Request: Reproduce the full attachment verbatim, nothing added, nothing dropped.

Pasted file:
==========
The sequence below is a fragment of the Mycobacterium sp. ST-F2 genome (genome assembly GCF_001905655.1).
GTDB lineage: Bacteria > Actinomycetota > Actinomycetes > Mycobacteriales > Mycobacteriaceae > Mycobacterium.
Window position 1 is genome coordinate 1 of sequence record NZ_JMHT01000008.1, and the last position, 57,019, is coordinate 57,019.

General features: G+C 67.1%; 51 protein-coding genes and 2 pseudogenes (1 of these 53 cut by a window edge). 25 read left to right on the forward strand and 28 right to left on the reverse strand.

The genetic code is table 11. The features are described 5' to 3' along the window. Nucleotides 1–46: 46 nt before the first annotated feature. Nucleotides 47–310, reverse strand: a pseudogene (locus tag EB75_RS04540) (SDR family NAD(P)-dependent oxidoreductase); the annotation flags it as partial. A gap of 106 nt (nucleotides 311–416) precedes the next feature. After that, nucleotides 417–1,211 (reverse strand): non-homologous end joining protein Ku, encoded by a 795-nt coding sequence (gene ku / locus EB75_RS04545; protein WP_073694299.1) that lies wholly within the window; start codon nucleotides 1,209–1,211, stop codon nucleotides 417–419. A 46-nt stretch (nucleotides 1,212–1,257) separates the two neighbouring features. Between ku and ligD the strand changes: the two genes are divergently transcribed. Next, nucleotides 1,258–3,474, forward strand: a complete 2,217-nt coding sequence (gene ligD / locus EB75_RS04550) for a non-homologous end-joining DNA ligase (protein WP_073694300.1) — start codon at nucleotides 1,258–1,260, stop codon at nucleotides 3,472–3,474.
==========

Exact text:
The sequence below is a fragment of the Mycobacterium sp. ST-F2 genome (genome assembly GCF_001905655.1).
GTDB lineage: Bacteria > Actinomycetota > Actinomycetes > Mycobacteriales > Mycobacteriaceae > Mycobacterium.
Window position 1 is genome coordinate 1 of sequence record NZ_JMHT01000008.1, and the last position, 57,019, is coordinate 57,019.

General features: G+C 67.1%; 51 protein-coding genes and 2 pseudogenes (1 of these 53 cut by a window edge). 25 read left to right on the forward strand and 28 right to left on the reverse strand.

The genetic code is table 11. The features are described 5' to 3' along the window. Nucleotides 1–46: 46 nt before the first annotated feature. Nucleotides 47–310, reverse strand: a pseudogene (locus tag EB75_RS04540) (SDR family NAD(P)-dependent oxidoreductase); the annotation flags it as partial. A gap of 106 nt (nucleotides 311–416) precedes the next feature. After that, nucleotides 417–1,211 (reverse strand): non-homologous end joining protein Ku, encoded by a 795-nt coding sequence (gene ku / locus EB75_RS04545; protein WP_073694299.1) that lies wholly within the window; start codon nucleotides 1,209–1,211, stop codon nucleotides 417–419. A 46-nt stretch (nucleotides 1,212–1,257) separates the two neighbouring features. Between ku and ligD the strand changes: the two genes are divergently transcribed. Next, nucleotides 1,258–3,474, forward strand: a complete 2,217-nt coding sequence (gene ligD / locus EB75_RS04550) for a non-homologous end-joining DNA ligase (protein WP_073694300.1) — start codon at nucleotides 1,258–1,260, stop codon at nucleotides 3,472–3,474.